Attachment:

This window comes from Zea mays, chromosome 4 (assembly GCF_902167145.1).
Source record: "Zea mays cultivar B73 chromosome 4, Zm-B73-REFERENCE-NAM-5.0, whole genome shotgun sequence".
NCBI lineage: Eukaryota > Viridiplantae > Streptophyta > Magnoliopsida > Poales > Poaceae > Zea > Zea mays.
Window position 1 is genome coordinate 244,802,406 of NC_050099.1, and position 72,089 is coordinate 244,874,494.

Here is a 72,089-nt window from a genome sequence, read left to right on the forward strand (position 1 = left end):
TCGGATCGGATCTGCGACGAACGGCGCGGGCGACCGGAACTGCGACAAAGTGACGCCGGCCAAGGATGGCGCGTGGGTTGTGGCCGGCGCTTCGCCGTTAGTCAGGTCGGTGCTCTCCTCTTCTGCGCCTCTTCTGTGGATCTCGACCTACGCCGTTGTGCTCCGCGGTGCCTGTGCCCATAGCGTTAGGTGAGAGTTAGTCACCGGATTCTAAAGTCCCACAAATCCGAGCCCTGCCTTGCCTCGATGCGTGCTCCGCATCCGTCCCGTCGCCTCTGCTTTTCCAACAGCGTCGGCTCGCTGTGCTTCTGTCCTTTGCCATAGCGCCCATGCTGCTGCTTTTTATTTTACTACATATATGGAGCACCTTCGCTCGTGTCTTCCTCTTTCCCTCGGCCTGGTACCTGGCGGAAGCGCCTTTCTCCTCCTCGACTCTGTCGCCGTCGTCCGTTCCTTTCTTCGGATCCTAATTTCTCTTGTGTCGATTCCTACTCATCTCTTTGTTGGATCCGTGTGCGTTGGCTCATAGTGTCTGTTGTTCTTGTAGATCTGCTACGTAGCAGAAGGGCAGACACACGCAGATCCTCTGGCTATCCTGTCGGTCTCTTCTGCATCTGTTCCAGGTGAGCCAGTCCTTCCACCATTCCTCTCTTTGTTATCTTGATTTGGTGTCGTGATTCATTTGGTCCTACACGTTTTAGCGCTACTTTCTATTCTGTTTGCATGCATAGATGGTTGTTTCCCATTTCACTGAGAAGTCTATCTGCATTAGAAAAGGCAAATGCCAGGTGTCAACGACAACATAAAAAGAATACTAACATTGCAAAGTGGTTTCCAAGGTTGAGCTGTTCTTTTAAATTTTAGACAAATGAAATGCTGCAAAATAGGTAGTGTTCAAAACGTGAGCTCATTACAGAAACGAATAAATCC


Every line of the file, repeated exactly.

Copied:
This window comes from Zea mays, chromosome 4 (assembly GCF_902167145.1).
Source record: "Zea mays cultivar B73 chromosome 4, Zm-B73-REFERENCE-NAM-5.0, whole genome shotgun sequence".
NCBI lineage: Eukaryota > Viridiplantae > Streptophyta > Magnoliopsida > Poales > Poaceae > Zea > Zea mays.
Window position 1 is genome coordinate 244,802,406 of NC_050099.1, and position 72,089 is coordinate 244,874,494.

Here is a 72,089-nt window from a genome sequence, read left to right on the forward strand (position 1 = left end):
TCGGATCGGATCTGCGACGAACGGCGCGGGCGACCGGAACTGCGACAAAGTGACGCCGGCCAAGGATGGCGCGTGGGTTGTGGCCGGCGCTTCGCCGTTAGTCAGGTCGGTGCTCTCCTCTTCTGCGCCTCTTCTGTGGATCTCGACCTACGCCGTTGTGCTCCGCGGTGCCTGTGCCCATAGCGTTAGGTGAGAGTTAGTCACCGGATTCTAAAGTCCCACAAATCCGAGCCCTGCCTTGCCTCGATGCGTGCTCCGCATCCGTCCCGTCGCCTCTGCTTTTCCAACAGCGTCGGCTCGCTGTGCTTCTGTCCTTTGCCATAGCGCCCATGCTGCTGCTTTTTATTTTACTACATATATGGAGCACCTTCGCTCGTGTCTTCCTCTTTCCCTCGGCCTGGTACCTGGCGGAAGCGCCTTTCTCCTCCTCGACTCTGTCGCCGTCGTCCGTTCCTTTCTTCGGATCCTAATTTCTCTTGTGTCGATTCCTACTCATCTCTTTGTTGGATCCGTGTGCGTTGGCTCATAGTGTCTGTTGTTCTTGTAGATCTGCTACGTAGCAGAAGGGCAGACACACGCAGATCCTCTGGCTATCCTGTCGGTCTCTTCTGCATCTGTTCCAGGTGAGCCAGTCCTTCCACCATTCCTCTCTTTGTTATCTTGATTTGGTGTCGTGATTCATTTGGTCCTACACGTTTTAGCGCTACTTTCTATTCTGTTTGCATGCATAGATGGTTGTTTCCCATTTCACTGAGAAGTCTATCTGCATTAGAAAAGGCAAATGCCAGGTGTCAACGACAACATAAAAAGAATACTAACATTGCAAAGTGGTTTCCAAGGTTGAGCTGTTCTTTTAAATTTTAGACAAATGAAATGCTGCAAAATAGGTAGTGTTCAAAACGTGAGCTCATTACAGAAACGAATAAATCC